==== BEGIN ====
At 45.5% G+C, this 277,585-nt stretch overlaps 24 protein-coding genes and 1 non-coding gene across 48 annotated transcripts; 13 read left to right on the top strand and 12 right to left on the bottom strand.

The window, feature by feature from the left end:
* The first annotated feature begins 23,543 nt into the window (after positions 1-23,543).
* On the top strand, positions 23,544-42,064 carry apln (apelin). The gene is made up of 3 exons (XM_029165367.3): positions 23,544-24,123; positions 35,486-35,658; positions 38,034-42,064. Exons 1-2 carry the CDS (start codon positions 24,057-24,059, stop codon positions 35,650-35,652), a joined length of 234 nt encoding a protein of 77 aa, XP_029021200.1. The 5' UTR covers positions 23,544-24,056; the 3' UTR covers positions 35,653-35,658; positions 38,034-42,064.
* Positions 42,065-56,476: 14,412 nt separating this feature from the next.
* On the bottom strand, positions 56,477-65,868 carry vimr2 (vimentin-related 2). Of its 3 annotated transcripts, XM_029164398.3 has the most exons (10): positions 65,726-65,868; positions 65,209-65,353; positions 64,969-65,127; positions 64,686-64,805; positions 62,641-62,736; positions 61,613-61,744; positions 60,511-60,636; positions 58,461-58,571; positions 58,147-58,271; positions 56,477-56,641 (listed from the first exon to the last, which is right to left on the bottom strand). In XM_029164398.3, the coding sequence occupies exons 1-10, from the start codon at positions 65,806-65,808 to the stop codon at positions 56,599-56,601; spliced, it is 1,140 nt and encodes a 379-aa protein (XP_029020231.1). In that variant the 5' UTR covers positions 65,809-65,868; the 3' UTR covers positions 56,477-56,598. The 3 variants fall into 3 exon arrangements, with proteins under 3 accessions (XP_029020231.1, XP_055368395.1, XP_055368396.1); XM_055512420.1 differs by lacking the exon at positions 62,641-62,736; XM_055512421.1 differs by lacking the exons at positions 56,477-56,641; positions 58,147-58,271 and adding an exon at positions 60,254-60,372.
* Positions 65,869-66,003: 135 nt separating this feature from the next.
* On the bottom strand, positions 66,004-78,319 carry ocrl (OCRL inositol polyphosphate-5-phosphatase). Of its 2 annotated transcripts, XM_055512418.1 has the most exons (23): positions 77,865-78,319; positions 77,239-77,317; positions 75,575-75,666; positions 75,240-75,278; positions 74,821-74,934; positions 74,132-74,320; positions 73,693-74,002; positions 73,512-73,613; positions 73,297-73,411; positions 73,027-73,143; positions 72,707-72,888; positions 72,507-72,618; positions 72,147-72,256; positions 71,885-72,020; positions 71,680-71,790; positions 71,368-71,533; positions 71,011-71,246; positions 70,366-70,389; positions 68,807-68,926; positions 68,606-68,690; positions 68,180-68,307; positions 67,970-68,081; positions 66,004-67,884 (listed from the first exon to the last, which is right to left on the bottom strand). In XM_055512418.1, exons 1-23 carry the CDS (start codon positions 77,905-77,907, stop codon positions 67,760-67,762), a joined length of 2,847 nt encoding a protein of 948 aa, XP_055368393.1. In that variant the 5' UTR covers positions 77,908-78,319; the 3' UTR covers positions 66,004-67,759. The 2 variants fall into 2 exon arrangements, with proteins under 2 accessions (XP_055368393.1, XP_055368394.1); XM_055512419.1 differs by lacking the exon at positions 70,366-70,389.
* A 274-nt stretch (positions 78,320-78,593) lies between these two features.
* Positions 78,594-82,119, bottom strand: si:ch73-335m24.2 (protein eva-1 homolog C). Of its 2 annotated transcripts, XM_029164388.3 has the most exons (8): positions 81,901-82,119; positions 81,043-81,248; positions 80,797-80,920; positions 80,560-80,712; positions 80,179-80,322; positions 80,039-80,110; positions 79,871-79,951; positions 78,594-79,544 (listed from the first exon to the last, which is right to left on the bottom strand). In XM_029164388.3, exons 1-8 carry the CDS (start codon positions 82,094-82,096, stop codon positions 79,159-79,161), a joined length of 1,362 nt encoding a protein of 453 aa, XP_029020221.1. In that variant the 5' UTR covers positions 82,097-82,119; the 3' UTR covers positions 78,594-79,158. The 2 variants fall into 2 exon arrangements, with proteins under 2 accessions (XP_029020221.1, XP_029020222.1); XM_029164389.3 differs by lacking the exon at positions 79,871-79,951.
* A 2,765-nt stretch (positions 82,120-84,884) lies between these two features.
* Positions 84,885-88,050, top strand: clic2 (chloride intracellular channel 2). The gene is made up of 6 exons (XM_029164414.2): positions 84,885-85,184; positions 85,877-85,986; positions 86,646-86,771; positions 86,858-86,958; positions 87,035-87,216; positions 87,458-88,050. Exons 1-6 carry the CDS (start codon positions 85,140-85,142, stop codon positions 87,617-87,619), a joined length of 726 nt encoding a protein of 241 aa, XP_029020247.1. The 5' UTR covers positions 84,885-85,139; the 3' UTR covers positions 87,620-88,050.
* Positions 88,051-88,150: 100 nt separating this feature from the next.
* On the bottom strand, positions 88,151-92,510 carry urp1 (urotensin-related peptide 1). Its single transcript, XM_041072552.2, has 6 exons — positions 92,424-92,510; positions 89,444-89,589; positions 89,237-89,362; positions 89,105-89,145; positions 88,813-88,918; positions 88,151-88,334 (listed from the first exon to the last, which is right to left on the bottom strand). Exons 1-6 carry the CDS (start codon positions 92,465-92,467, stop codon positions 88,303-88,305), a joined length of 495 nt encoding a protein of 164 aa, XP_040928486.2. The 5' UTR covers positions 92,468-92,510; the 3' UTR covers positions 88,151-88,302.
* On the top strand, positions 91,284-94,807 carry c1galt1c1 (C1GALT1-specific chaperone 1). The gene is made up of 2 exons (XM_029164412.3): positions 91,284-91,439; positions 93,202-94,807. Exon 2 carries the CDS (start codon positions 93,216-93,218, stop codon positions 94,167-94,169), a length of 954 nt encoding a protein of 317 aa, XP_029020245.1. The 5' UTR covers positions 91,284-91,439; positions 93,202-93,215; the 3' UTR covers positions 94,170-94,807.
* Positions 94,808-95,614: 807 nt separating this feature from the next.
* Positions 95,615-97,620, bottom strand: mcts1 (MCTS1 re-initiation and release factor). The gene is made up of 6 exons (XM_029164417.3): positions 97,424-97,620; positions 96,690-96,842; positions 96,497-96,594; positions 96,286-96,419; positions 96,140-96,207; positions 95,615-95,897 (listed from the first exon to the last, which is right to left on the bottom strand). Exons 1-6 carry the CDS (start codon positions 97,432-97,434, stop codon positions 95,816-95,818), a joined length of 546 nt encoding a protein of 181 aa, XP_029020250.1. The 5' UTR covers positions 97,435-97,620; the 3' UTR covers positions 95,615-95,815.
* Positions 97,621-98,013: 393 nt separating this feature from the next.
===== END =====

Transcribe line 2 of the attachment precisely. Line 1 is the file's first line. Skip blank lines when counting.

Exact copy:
The window, feature by feature from the left end: